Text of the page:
Sunday, May 15, 2011

A Financial Decision Made Six Months Ago

My husband and I had just finished the last of the prep work on Christmas Eve, putting the stockings and presents out for the kids, and we'd just gone to bed when my husband chose to share a decision with me. He felt if he didn't have a job in this area paying a certain amount necessary to continue funding this lifestyle, that by February first, we'd put the house on the market in order to downsize. We wanted to get out from under our mortgage debt and also to save money in property taxes, which have gone up 60% in the last ten years; the taxes have risen in a higher proportion than our income and faster and higher than the cost of living index.

I found having this discussion on Christmas Eve to be quite upsetting to say the least. I felt sick to my stomach then and it started a new stressful chapter in my life that I'll call "Feeling Unworthy".

It was a rough winter here weather-wise and we ended up not being able to put the house on the market on the original date we'd planned on. On that date the houses were still buried under a couple of feet of snow and had thick ice on the roof. That was not ideal real estate selling time to say the least.

I found it a hard adjustment to feel we would have to leave this home that I love so much. I knew I would miss this land, these woods and everything that I love about this place: the wild birds, the creatures, my garden, and the trees. In the time I've lived here I've taught myself more about nature and botany, whereas my former knowledge was about cultivated gardening. I was sad about leaving the sunsets and the quiet peace and the nice space that living on three acres allowed.

It was a crappy feeling to feel that we "had" to leave due to finances. It gives a sense of rejection to look around at the neighbors and feel "we're no longer worthy of being here but they are". To live here in this town comes with a financial cost, and if you can't afford it, you're out. Maybe this town is different because we're a small town and there really is not much diversity; it's not like other places where you can live in a town and there's a range of living options and a range of people living there that go from lower income brackets to wealthy levels. This is not just a "white bread" as in Wonder bread town, it's a fancy artisian bakery made bread type of town.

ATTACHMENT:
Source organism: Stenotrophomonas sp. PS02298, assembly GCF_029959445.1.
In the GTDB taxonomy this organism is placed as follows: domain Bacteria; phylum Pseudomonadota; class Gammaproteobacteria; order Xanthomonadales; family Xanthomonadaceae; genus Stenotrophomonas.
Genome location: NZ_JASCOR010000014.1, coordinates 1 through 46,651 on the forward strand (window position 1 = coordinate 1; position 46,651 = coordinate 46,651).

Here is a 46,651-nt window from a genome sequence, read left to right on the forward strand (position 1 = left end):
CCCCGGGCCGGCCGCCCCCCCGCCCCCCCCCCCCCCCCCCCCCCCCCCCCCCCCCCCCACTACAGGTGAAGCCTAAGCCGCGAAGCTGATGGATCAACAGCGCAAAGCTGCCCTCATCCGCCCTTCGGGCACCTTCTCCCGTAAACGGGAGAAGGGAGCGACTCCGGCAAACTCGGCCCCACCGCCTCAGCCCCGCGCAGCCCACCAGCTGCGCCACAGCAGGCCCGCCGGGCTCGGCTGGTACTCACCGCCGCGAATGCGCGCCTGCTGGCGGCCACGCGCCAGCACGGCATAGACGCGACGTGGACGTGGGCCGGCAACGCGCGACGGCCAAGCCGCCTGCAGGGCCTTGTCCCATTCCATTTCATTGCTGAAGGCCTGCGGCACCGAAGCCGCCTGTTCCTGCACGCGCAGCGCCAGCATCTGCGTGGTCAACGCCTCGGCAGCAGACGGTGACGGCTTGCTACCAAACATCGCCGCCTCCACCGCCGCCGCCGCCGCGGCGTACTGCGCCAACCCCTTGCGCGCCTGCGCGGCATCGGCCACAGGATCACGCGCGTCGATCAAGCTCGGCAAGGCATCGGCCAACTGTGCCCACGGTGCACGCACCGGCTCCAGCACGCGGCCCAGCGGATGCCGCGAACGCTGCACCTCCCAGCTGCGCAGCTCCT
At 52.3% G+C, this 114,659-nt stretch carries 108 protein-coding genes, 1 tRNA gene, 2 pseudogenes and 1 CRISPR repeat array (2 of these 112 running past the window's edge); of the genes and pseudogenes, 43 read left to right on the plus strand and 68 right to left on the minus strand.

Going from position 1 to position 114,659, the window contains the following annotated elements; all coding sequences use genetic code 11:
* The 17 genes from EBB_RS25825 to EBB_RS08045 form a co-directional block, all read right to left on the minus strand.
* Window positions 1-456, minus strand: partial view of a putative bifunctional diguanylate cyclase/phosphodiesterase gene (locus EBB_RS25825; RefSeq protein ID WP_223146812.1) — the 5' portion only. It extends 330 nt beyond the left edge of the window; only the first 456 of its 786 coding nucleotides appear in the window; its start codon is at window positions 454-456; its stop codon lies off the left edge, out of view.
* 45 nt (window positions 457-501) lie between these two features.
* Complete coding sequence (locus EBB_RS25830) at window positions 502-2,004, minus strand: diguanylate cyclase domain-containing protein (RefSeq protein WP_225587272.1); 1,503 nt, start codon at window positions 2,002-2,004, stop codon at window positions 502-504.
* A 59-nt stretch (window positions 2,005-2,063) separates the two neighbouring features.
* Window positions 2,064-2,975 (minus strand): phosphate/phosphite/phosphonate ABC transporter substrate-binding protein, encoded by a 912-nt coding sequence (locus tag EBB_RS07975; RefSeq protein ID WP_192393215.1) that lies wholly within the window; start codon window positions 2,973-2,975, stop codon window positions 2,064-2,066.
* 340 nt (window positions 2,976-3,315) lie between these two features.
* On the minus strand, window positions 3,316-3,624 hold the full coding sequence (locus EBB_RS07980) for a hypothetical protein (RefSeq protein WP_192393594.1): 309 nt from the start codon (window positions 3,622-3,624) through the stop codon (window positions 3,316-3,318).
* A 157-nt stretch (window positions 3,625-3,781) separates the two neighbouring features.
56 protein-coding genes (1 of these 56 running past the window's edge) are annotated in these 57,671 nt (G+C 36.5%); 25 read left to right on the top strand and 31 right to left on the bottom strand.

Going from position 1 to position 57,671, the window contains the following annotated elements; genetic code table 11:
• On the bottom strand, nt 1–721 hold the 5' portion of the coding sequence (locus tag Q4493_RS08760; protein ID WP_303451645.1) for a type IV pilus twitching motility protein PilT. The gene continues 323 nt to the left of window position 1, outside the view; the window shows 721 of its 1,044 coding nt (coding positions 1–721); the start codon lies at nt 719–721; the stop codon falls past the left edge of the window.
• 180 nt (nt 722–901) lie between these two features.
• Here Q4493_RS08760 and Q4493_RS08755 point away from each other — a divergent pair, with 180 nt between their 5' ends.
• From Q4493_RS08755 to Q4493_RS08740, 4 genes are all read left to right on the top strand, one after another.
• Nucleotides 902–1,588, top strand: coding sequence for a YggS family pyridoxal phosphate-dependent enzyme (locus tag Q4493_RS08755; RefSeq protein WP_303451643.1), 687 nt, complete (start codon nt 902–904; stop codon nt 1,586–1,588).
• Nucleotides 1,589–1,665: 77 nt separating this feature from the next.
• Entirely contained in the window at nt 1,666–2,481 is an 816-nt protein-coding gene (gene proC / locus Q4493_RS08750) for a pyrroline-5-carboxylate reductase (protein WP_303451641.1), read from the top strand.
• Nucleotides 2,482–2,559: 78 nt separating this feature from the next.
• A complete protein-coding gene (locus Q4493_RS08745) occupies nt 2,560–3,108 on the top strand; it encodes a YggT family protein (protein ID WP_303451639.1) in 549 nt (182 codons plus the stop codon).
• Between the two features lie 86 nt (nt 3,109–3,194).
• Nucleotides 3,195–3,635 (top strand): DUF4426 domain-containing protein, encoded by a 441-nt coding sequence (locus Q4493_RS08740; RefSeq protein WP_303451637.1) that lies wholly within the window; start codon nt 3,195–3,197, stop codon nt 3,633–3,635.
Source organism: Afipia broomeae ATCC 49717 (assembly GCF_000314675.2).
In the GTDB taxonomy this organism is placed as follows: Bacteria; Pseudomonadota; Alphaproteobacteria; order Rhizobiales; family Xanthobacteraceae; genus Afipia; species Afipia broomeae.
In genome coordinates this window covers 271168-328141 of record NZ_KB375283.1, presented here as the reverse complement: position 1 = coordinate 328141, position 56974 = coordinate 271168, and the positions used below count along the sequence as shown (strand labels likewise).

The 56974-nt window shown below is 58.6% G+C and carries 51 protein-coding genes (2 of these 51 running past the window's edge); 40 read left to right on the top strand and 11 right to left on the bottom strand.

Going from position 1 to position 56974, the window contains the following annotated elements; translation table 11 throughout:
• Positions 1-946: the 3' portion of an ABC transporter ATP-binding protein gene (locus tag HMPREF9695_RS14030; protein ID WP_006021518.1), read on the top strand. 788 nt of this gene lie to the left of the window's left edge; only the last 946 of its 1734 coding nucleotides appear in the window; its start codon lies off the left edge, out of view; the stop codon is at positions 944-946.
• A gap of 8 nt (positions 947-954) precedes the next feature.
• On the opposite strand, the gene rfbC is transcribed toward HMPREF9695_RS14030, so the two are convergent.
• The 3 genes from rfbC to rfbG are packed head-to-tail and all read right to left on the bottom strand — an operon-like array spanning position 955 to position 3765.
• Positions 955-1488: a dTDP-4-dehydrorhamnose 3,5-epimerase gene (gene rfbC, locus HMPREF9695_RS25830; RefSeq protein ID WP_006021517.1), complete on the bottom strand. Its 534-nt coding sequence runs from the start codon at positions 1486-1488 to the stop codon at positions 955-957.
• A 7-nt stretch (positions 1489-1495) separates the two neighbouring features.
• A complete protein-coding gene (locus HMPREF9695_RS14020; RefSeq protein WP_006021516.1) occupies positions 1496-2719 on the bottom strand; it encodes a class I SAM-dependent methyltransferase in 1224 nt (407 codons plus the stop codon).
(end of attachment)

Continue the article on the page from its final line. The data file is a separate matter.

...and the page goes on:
I was reminded of an article I used last semester in my current events homeschool co-op class that was about a study about the amount of money a family earns versus their happiness level. It was said that a person measures their state of affairs based against their own neighbors. If they were doing fine like the neighbors they felt happy, regardless of the actual income level earned. If they were doing better than their neighbor they felt great. If they felt they were doing worse than their neighbors they felt terrible even if their income was higher than someone living elsewhere who made less than they did.

The article seemed to want to peg a number onto a happiness level and they said that generally once a family is over $70K a year it goes with the neighbor comparison thing, that the actual income earned has no correlation with happiness. Those living with less than $70K felt more of a daily financial struggle that contributed to them feeling unhappy and worrying about more basic survival.

Thinking about us versus our neighbors, I didn't let myself get envious per se or angry with my neighbors, I didn't get into an "us vs. them" situation. You never really know what goes on behind your neighbor's doors. The truth is I know for a fact that some of my neighbors are not doing so well either, or may be even worse off than us. Two are in a terrible situation with their jobs, having been forced to take a pay cut while being made to work more hours. One family has been hours away from having a foreclosure house auction, not once but twice. One family has had mujust ltiple failed businesses. Some here are doing great or keeping at the status quo, and there are others I don't know anything about.

Rather than feeling jealous of others, I began to feel the allure of having zero debt. The idea was so enticing! I also started realizing how we do not utilize all this square footage so it's really not necessary to have a house this size. I now dream of the day we live in our own home mortgage-free, that's my new idea of bliss. I'm over the idea of having a house as a status symbol.

We thought if we could sell the house we would enjoy living debt-free. We'd rent a place, a small place. Perhaps we'd temporarily live with a relative (a scary thought for me as I suddenly realized how important independence is). My deceased grandmother's former four bedroom home was vacant, so that was a possibility also. My father offered to rent it to me (he's not the giving away for free type, even with his own children).

It was been hard though, thinking we would have to leave our home combined with not having a job and not knowing where we would wind up, or when. That's why I shifted my mindset to being open to moving anywhere in the country or even in the world in order to have steady income. I started to think that I'd rather move away to wherever a job is in order to have a weekly paycheck and be all together as a family than stay in this state without income.

At one point my husband was in the running for a job in Dubai! We seriously considered that as a real option due to necessity. After researching life in Dubai more I thought I really would prefer to remain in America to enjoy the freedoms I am accustomed to as an American woman. I was ready and willing to go to any state in the nation just to remain state-side.